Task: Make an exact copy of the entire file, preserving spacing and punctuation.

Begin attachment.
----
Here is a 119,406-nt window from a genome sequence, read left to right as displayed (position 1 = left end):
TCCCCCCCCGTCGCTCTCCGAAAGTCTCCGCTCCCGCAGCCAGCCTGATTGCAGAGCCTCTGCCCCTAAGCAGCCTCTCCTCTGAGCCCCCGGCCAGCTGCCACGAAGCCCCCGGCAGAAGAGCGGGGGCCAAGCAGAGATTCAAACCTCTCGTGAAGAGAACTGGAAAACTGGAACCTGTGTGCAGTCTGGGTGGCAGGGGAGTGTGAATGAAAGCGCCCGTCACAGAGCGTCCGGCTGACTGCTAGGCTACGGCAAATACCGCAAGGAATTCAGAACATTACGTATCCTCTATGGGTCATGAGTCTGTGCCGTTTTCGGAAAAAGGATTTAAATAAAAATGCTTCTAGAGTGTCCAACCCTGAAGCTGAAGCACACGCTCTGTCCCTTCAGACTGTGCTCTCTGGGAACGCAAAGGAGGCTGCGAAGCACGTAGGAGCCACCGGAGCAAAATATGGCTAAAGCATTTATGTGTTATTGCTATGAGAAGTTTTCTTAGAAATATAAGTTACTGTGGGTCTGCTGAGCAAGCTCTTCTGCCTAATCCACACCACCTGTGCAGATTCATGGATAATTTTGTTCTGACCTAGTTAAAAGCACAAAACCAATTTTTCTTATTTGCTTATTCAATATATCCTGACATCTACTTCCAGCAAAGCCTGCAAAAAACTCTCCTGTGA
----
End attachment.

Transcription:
Here is a 119,406-nt window from a genome sequence, read left to right as displayed (position 1 = left end):
TCCCCCCCCGTCGCTCTCCGAAAGTCTCCGCTCCCGCAGCCAGCCTGATTGCAGAGCCTCTGCCCCTAAGCAGCCTCTCCTCTGAGCCCCCGGCCAGCTGCCACGAAGCCCCCGGCAGAAGAGCGGGGGCCAAGCAGAGATTCAAACCTCTCGTGAAGAGAACTGGAAAACTGGAACCTGTGTGCAGTCTGGGTGGCAGGGGAGTGTGAATGAAAGCGCCCGTCACAGAGCGTCCGGCTGACTGCTAGGCTACGGCAAATACCGCAAGGAATTCAGAACATTACGTATCCTCTATGGGTCATGAGTCTGTGCCGTTTTCGGAAAAAGGATTTAAATAAAAATGCTTCTAGAGTGTCCAACCCTGAAGCTGAAGCACACGCTCTGTCCCTTCAGACTGTGCTCTCTGGGAACGCAAAGGAGGCTGCGAAGCACGTAGGAGCCACCGGAGCAAAATATGGCTAAAGCATTTATGTGTTATTGCTATGAGAAGTTTTCTTAGAAATATAAGTTACTGTGGGTCTGCTGAGCAAGCTCTTCTGCCTAATCCACACCACCTGTGCAGATTCATGGATAATTTTGTTCTGACCTAGTTAAAAGCACAAAACCAATTTTTCTTATTTGCTTATTCAATATATCCTGACATCTACTTCCAGCAAAGCCTGCAAAAAACTCTCCTGTGA